The judges have made their selections, and now the fate of the final 48 rests in America’s red, white, and blue hands. Contestants battled it out in the America’s Got Talent quarterfinals on a live stage in glittery New York City, err…New Jersey, at Newark’s NJPAC Center up the street from the whino-ridden bus depot and Jersey’s murky Passaic river. It’s not exactly the bright lights of Broadway for these hopefuls, but if they close your eyes and take a whiff, it all smells the same.
Howard Stern was a chatterbox, spewing a wealth of advice to the first 12 performers that took the stage. The Sharon-Howie alliance was stronger than ever, and the hard-to-please east coast crowd ate it all up.
Before the main course, AGT served up some “loser stew”—a montage of season seven misfit snafus. Who can forget the Michael Jackson look-alike that looked more like a hybrid of MJ and a half-dead Thriller demon? Remember Nick Gannon wearing a bra swinging on a stripper pole above that marshmallow woman stuffed in a two-piece? Together they looked like the top half of a ghetto s’more “sammich” (sandwich).
After the agonizing walk down AGT memory lane, the “Triple X” brigade—Howard, Sharon, and Howie—took their seats at the foot of the live stage. With a one million dollar prize at stake, the pressure was on and the competition was fierce!
The Distinguished Men of Brass got “bootylicious” to their zoot-suit rendition of Beyonce’s “Crazy In Love.” But their country-boy jiggle n’toot number failed to entice Howie, who warned that they “need to take this beyond a half-time show.”
Fourteen-year-old Edon hit every note in lil’ Billy Joel piano-playing fashion, when he sang “Titanium” to an exhilarated crowd. But enthusiasms fizzled when magic duo Jarrett and Raja’s not-so-tricky “Singing In the Rain” trick rained on the crowd’s expectations.
Lil’ Starr took Howard’s criticism like a six-year-old tap-jazzin’gee. Todd Oliver introduced talking pooch wonder “Lucy,” but the judges hit the snooze button after hearing his material.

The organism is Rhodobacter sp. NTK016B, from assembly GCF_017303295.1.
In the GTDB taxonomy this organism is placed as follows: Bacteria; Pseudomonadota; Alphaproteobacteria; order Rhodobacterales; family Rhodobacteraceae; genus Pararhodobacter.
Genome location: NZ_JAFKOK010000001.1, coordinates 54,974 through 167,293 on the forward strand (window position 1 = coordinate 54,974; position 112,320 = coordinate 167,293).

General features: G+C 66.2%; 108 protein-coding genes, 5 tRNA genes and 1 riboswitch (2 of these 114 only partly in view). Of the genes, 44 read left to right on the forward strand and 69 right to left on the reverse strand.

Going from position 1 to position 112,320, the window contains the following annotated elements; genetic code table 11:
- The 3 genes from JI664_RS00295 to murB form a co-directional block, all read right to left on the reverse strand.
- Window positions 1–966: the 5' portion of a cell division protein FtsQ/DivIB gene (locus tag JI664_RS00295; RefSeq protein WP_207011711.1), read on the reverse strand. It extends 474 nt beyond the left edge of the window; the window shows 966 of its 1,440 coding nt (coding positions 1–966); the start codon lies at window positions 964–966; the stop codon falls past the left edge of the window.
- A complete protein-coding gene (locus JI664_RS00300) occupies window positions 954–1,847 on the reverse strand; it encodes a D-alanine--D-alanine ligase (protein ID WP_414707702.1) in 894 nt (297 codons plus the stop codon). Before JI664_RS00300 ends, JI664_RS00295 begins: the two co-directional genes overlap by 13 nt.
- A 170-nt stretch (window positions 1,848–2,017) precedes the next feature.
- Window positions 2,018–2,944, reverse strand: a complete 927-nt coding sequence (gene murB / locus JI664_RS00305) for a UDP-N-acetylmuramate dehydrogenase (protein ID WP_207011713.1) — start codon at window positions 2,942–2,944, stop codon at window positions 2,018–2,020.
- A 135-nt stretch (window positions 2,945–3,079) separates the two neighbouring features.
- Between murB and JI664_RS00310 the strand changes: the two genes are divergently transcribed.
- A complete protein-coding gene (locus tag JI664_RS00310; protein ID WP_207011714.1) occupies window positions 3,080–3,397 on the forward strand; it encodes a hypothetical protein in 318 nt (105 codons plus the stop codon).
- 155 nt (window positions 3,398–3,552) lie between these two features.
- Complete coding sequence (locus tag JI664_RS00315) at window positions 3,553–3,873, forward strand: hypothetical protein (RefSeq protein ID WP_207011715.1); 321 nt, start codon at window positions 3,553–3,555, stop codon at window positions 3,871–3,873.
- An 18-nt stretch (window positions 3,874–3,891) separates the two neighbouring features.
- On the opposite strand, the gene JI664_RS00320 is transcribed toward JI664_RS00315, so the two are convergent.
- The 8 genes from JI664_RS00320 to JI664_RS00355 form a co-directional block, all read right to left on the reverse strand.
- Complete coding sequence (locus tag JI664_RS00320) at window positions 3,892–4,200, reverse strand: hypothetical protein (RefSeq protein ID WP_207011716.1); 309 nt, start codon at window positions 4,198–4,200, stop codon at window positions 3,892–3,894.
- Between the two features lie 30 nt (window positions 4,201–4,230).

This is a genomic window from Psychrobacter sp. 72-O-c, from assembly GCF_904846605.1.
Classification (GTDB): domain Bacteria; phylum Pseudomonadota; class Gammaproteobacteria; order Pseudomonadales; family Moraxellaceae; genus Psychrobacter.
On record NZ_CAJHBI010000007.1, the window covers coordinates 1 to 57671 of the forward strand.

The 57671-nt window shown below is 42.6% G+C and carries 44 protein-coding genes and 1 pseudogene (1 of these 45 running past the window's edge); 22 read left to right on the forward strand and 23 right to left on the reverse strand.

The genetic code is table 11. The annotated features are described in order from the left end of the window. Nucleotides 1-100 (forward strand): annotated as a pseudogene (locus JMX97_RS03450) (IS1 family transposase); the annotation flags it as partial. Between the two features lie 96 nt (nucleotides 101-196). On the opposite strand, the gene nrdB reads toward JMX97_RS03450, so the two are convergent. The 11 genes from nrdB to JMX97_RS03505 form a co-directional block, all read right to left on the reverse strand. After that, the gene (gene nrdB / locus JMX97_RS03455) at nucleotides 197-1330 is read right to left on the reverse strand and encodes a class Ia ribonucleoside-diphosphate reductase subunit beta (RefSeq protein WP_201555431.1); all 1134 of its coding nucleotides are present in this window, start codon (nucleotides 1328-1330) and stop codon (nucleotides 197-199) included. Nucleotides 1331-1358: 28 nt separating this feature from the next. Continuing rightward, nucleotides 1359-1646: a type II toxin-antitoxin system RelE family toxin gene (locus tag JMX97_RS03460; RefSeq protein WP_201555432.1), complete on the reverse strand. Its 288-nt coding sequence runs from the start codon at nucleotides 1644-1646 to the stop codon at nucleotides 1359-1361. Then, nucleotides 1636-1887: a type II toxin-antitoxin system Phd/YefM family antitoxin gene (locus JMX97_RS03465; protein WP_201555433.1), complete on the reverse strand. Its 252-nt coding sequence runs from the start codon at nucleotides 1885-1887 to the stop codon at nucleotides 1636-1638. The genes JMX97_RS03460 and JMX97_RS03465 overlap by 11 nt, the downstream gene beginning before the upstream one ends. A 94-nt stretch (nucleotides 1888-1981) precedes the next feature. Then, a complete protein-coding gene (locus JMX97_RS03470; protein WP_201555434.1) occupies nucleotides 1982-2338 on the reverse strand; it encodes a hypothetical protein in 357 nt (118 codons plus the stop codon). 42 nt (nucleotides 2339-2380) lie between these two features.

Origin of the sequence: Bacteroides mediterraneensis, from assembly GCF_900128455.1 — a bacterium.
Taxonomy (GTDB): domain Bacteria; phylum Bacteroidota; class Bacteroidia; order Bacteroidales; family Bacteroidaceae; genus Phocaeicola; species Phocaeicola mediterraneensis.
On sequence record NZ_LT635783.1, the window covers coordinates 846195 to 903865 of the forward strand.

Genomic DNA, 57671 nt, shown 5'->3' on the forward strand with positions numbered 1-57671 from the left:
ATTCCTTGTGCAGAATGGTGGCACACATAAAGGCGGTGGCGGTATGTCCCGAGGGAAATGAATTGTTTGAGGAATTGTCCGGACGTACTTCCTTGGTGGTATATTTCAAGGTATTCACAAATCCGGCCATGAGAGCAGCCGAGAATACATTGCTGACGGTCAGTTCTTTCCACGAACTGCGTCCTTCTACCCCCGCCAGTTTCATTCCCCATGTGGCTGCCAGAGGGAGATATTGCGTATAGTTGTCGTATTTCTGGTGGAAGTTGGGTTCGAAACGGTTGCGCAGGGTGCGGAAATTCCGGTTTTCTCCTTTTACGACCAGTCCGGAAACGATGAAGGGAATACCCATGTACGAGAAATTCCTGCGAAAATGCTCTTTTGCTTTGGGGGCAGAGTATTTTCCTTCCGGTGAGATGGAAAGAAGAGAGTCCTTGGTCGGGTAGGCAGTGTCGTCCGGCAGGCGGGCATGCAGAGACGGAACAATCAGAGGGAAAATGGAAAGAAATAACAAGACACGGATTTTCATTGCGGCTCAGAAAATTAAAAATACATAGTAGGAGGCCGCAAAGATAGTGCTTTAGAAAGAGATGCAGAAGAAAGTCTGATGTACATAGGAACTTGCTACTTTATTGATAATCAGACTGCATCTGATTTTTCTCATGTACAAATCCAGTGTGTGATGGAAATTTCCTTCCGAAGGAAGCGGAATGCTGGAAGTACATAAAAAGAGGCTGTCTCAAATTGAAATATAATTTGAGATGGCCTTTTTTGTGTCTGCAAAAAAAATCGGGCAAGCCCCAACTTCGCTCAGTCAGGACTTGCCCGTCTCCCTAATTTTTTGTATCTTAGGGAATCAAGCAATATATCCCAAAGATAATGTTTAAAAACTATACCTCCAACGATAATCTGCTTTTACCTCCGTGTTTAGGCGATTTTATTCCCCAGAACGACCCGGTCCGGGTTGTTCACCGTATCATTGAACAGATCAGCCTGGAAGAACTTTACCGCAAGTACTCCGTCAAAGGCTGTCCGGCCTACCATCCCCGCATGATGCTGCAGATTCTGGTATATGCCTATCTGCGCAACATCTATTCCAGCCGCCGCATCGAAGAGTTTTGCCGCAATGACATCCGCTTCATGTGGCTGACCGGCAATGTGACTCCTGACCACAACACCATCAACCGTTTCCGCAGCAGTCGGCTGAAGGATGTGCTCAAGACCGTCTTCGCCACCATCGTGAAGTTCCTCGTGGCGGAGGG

American BMX Stunt team wheeled the judges back into approval mode with a death-defying up-flip-and-down routine on their custom-built stage. Australian singer Nikki Jensen’s lack of her guitar only magnified a motionless performance. But The Scott Brothers were no talk and all motion when the pop-lockin’ mimers “Hit a homerun,” according to Howard—demonstrating a unique example of looney tunes inspired dance precision.
When music-maker Michael Nejad hit the stage with his waste-of-time performance, Howard immediately played his “X” instrument like a death knell, then later warned, “If I was a priest, I’d be reading your last rites right now.” Watch out Ulysses and Big Barry, Howard promises to “bless” you too!
The third time was not a charm for the 787 Crew. Howie thought their first two dance routines were better, and Howard co-signed saying, “I think you’re in trouble.” Initially, Howie had even less faith in Maurice, the mature half of the father-daughter Hayes singing duo. But when the beat dropped, both Shanice and Maurice ROCKED!
David Garibaldi and the CMYKs all managed to do Mick Jagger from the back, but in a good way. “C” and “M” rocked to a Rolling Stones tune, while “Y” haphazardly threw up the last of the paint smears. “K” finally flipped the canvas over to reveal Mick’s likeness, and the crowd went wild!
Next week, will America get its “866” on, or will it be a “187” for these first 12 talents?
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